Keep Your Family Safe with these Fall Driving Techniques

two kids sleeping in the backseat of a car

Improving Roadway Safety During the Fall Season

Fall is notable for many things—football, chilly mornings that turn into hot afternoons, and, of course, heading back into the classroom for kids of all ages. However, this seasonal change may also come with its own set of roadway hazards.

Improving roadway safety does not have to be challenging. Here are three simple things you can do to have an easier time on the roads this season.

1. Share the Road with Buses and Large Trucks

The back to school season will have you seeing a lot more of those infamous yellow school buses on the road, but did you know that truck crashes increase from August to October? When crops are being harvested at the start of September, large trucks are a crucial cornerstone of the agricultural industry, making cross-country trips with heavy cargo. This can often cause an influx of accidents, as delivery deadlines and heavier trailers can impact the way a trucker drives.

For the safest driving experience during this high traffic time, be mindful when sharing the road. Both buses and trucks have a larger blind spot than the average passenger car, so use caution when merging or changing lanes.

2. Be Aware of Changing Road Conditions

St. Louis weather patterns during fall can be all over the place. From mild temperatures to heavy rainfall or even snow, it is best for all drivers to be prepared for any kind of weather anomaly. If you are teaching a child how to drive during this season, give them a detailed list of what to do in severe weather conditions, like:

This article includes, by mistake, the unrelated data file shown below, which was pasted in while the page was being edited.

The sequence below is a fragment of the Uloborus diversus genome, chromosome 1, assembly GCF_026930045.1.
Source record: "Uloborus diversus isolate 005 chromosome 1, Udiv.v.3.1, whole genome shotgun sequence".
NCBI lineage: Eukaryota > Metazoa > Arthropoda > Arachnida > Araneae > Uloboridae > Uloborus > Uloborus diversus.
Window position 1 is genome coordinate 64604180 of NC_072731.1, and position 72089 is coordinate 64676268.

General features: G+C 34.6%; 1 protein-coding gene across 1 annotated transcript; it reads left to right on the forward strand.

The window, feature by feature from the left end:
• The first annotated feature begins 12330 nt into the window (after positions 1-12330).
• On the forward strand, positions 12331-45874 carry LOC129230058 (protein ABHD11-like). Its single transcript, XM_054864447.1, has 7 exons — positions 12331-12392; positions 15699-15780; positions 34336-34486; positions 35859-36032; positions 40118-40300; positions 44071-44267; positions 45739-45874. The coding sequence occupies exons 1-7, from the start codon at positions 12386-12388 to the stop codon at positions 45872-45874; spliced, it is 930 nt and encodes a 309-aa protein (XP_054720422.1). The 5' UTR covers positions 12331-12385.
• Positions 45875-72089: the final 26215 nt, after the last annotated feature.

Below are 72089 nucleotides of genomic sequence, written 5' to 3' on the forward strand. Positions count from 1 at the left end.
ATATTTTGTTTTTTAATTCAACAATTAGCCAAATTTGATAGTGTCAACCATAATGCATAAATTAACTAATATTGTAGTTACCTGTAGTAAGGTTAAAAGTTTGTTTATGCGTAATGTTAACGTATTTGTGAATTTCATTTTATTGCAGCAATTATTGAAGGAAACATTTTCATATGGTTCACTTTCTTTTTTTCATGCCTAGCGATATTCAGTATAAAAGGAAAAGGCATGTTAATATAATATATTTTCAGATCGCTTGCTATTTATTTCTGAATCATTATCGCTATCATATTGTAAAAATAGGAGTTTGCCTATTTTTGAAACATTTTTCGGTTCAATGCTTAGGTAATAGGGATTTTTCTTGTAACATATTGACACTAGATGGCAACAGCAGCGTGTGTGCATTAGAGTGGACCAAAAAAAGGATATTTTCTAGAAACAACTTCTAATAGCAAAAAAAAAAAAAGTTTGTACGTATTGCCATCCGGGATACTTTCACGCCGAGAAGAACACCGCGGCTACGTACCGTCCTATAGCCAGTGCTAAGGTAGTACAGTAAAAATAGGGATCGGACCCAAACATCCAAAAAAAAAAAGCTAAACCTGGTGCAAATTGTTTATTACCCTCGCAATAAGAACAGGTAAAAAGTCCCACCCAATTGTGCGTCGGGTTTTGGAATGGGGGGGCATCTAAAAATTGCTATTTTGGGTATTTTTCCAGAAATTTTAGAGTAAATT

• Find a safe, covered spot to pull over for hail or high winds. This should not be under an overpass.
  • Keep both hands on the wheel, and avoid unnecessary lane changes.
  • To improve focus when driving in rain or icy conditions, decrease distractions by storing your phone and turning down the radio volume.

3. Adjust Your Settings for Low Visibility

Fall is often the time of year when fog is more present, which can make seeing even five feet in front of your car more challenging. Drivers in rural areas may feel the effects of this more than those who take the interstate to work, but regardless of your commute, avoid using high beams when fog is present. Instead, use the low setting or “fog lights” that are equipped on most vehicles.

How Our St. Louis Attorneys Can Help

The new season should be a time to celebrate the weather cooling down, not a time to become injured on the roads. However, sometimes even when we take all the necessary precautions, a negligent driver may cause a collision.

If you or a loved one is seeking legal representation following an accident that left you with an injury, contact the team at Kolker Law Firm today. You can schedule a free consultation by calling (314) 684-8285 or filling out this short form.

Related Posts
  • Who Is to Blame for Injuries on Another's Property? Read More
  • Who Is Responsible for Dog Attacks? Read More
  • Haunted by Injuries? Spook-Proof Your Halloween Celebrations Read More